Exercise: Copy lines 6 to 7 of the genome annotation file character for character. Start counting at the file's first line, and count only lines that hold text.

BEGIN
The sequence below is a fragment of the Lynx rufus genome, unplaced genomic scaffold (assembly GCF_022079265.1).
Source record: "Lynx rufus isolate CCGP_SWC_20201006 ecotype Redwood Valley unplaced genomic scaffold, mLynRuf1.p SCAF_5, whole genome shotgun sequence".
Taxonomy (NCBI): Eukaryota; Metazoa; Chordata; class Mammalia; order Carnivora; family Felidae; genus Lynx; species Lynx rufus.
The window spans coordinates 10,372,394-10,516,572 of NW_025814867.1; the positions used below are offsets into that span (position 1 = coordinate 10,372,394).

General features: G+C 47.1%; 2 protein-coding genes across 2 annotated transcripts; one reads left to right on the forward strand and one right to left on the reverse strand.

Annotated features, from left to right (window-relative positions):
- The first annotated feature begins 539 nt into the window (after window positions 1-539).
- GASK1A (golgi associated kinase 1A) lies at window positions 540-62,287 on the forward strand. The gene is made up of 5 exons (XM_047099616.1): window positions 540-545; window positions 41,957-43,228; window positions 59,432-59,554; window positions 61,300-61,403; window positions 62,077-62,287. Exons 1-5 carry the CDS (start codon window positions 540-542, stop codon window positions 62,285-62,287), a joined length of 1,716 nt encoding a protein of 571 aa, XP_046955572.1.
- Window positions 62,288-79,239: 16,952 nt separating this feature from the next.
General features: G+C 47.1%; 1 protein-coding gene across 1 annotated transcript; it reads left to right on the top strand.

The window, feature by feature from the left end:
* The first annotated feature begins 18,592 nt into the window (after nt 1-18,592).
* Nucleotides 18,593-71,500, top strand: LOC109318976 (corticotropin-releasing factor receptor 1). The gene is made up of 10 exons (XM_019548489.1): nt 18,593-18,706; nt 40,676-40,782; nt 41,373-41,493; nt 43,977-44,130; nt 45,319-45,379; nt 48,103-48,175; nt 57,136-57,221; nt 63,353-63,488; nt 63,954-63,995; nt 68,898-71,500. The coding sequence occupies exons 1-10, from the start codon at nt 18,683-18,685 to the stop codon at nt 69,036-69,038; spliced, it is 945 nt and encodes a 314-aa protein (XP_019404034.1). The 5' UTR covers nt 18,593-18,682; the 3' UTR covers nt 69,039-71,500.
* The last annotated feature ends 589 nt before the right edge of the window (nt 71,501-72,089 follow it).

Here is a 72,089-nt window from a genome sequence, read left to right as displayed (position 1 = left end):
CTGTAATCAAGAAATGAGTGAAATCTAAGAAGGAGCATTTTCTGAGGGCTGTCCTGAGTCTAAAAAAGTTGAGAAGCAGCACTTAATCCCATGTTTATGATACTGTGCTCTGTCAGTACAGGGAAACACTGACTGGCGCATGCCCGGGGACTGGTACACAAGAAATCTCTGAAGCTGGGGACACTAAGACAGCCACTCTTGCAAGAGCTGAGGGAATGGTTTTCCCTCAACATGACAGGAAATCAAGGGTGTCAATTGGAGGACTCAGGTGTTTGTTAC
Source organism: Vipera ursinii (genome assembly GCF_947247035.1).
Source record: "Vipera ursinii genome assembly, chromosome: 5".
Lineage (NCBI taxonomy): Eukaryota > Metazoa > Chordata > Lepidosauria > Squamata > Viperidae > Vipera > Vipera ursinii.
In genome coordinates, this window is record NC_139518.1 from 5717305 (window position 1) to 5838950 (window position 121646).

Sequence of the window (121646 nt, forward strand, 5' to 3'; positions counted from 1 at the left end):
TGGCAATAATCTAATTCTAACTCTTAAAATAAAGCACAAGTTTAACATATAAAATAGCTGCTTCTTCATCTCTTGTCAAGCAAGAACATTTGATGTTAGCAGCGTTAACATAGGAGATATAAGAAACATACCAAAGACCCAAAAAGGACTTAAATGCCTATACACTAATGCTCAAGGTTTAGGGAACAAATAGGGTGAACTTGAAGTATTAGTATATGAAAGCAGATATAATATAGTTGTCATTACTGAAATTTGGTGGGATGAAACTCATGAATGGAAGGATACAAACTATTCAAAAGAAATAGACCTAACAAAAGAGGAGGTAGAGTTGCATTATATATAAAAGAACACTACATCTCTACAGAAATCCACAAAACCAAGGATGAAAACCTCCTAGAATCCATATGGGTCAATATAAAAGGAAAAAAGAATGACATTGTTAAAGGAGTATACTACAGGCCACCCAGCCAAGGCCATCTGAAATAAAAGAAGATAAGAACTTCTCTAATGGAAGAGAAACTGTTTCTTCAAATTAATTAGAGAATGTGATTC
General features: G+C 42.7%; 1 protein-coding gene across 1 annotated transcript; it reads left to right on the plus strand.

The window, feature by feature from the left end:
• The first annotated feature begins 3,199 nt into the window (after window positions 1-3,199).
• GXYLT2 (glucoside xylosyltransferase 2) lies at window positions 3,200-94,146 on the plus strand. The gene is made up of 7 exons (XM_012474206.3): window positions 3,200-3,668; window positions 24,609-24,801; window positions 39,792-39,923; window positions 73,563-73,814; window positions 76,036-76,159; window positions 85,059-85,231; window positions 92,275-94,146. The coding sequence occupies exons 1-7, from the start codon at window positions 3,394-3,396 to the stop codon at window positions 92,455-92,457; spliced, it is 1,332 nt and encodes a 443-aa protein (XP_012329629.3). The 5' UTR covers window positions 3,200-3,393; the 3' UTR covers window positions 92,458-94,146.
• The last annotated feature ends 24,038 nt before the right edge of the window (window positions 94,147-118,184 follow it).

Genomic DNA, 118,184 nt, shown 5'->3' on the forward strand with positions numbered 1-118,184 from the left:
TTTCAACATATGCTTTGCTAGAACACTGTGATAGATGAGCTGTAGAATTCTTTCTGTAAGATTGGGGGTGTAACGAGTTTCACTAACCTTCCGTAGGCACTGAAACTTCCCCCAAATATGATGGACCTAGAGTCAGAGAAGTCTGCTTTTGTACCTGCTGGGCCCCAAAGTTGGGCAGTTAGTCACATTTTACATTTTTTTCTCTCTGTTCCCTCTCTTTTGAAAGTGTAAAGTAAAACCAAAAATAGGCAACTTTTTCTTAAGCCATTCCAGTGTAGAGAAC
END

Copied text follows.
Annotated features, from left to right (window-relative positions):
- The first annotated feature begins 539 nt into the window (after window positions 1-539).